Rory McIlroy has described the renewed proposals for a Super Golf League as a "money grab", and has claimed he is opposed to the lucrative breakaway competition.
McIlroy compared the Saudi-backed plans to the attempted European Super League in football, and has said that he would declare any offers to take part in an alternative league, no matter what the price.
McIlroy felt the timing of the reports were not a coincidence, with the Super Golf League a topic of discussion at the annual PGA Tour players meeting ahead of this week's Wells Fargo Championship.
"They first contacted me back in 2014, so this is seven years down the line and nothing has really changed," said McIlroy at Quail Hollow, where he is a two-time champion. "Maybe the source of the money has changed or the people that are in charge have changed, but nothing has happened.
"If you go back to what happened last week in Europe with the European Super League in football, people can see it for what it is, which is a money grab, which is fine if that's what you're playing golf for is to make as much money as possible. Totally fine, then go and do that if that's what makes you happy.
"But I'm playing this game to try to cement my place in history and my legacy and to win major championships and to win the biggest tournaments in the world. I honestly don't think there's a better structure in place in golf, and I don't think there will be.
"You have the strategic partnership as well between Europe and the PGA Tour and that's only going to strengthen the structure of golf going forward as well in terms of scheduling and all sorts of other stuff and working together a little bit more.
"I don't think it was a coincidence that the news came out yesterday just as the PGA Tour was having their annual player meeting and Jay addressing the membership. Yeah, I think you all know my feelings on it and I'm very much against it. I don't see why anyone would be for it."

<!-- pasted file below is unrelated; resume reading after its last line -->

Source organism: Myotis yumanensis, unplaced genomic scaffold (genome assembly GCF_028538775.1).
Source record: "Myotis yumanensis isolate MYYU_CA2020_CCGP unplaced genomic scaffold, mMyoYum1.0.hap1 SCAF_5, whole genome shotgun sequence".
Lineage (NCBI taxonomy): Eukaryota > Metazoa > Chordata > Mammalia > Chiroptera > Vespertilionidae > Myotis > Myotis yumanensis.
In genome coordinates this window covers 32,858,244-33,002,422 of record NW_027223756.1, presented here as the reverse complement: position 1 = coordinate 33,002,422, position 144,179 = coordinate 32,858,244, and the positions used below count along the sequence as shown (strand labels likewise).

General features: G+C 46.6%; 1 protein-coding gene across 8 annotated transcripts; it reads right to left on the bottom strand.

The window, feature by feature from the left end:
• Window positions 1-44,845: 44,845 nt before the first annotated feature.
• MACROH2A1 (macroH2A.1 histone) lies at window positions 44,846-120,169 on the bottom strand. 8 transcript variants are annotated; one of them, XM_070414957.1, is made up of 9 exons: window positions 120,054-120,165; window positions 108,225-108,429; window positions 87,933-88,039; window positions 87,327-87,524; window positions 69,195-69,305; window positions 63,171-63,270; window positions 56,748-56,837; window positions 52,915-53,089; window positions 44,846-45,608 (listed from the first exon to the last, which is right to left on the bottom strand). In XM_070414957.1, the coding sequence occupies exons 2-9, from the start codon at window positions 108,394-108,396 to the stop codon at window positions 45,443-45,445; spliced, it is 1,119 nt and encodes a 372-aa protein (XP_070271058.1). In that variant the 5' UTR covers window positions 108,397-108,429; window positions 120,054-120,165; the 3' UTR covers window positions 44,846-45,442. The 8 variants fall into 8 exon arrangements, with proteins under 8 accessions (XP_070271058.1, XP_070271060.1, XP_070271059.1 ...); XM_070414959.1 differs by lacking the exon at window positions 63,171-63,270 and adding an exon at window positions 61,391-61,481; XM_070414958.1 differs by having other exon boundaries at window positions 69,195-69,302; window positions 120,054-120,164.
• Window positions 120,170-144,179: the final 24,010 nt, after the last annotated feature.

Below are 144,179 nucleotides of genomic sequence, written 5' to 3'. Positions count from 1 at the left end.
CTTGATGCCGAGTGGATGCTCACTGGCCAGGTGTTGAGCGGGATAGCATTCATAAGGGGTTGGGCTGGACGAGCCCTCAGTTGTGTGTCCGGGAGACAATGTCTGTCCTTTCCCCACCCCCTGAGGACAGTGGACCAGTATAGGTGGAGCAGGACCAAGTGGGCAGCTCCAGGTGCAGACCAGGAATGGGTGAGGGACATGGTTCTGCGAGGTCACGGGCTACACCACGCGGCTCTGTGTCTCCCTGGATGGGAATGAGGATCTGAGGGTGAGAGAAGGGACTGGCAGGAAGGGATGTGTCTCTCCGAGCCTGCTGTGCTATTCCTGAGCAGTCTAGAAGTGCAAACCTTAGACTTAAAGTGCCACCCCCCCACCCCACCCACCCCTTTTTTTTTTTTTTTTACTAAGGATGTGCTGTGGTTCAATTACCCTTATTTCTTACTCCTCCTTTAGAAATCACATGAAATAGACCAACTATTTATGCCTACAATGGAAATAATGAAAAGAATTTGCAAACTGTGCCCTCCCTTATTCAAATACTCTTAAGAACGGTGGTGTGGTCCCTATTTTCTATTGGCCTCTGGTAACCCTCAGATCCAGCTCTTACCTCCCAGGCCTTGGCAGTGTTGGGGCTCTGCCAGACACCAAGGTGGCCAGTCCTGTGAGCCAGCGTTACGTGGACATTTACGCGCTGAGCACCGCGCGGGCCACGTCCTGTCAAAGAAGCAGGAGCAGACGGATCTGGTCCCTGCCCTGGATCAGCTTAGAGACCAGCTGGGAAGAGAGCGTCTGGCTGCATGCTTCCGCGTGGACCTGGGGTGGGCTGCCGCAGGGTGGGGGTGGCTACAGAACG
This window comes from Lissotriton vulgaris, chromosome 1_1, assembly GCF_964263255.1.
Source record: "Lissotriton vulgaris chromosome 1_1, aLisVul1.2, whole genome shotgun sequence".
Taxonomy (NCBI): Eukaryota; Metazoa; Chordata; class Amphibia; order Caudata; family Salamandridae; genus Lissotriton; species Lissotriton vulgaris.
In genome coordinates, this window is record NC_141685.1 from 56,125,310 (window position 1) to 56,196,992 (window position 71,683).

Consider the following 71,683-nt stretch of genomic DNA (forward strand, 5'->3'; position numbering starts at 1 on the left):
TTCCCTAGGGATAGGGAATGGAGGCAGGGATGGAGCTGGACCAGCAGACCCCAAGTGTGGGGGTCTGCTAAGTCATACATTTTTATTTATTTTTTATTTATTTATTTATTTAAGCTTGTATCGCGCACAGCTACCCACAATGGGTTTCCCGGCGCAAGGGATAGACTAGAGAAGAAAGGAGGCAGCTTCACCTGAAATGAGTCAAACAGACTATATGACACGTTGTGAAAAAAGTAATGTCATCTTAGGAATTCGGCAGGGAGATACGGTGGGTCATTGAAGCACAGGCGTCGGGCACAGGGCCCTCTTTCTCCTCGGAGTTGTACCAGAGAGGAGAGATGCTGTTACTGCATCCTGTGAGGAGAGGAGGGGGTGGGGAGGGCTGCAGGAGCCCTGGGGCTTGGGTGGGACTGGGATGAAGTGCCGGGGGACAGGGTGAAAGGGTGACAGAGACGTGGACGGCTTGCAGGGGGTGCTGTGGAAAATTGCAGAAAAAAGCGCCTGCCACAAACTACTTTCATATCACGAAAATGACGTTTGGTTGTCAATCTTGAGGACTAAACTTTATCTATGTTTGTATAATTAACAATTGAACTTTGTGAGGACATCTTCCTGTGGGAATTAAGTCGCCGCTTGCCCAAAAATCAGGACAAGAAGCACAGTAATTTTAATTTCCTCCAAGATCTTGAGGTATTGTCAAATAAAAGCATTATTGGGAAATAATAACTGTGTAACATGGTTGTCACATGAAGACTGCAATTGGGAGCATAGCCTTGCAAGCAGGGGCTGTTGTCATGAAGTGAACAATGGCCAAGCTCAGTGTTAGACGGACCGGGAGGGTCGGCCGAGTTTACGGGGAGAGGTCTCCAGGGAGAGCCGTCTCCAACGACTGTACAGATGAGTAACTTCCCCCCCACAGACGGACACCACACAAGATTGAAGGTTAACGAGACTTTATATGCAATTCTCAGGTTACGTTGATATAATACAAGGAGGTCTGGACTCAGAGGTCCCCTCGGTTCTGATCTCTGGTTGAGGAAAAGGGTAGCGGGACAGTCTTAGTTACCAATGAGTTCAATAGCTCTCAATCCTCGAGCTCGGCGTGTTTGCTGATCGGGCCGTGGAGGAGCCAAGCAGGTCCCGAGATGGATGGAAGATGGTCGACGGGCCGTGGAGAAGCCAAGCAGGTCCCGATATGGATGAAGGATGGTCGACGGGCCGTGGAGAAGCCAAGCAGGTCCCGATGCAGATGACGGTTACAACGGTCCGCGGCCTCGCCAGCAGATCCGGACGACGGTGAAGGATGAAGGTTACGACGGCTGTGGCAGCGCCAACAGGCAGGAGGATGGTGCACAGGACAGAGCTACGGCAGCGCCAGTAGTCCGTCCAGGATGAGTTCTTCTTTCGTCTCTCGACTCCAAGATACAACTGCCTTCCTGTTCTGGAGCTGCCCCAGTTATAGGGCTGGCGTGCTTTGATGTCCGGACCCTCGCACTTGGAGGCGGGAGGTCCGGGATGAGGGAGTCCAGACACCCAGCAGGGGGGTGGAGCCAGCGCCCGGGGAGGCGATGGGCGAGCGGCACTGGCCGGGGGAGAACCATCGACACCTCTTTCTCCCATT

McIlroy, now chairman of the Tour's Player Advisory Council, also insisted that he would work to protect the PGA Tour, and he reiterated his doubts that the SGL would ever get off the ground if the top players are to be barred from Tour competition, the major championships and the Ryder Cup.
"You have to protect your product, right? You have to protect what you have, because this is a competitive threat. Jay took us through it last night, and if I were in charge of the PGA Tour, I would do the same thing.
"You saw what happened last week with the European Super League. The top 12 clubs got together and said 'Let's keep more of the money for ourselves', and people didn't like that. It affects competition, it affects the integrity of competition. I just can't see how it works.
"It's a complicated issue, but I just don't see at this point how it can get going. And the possibility that people, if they do go in that direction, can't play in the biggest tournaments in the game?
"The game of golf, whether it's a right thing or a wrong thing, is so about history. We still talk about Gene Sarazen and Walter Hagen and Ben Hogan and all those guys because that's what this game is. It's steeped in history and the legacies that those guys have."
Author: Jake Wilkin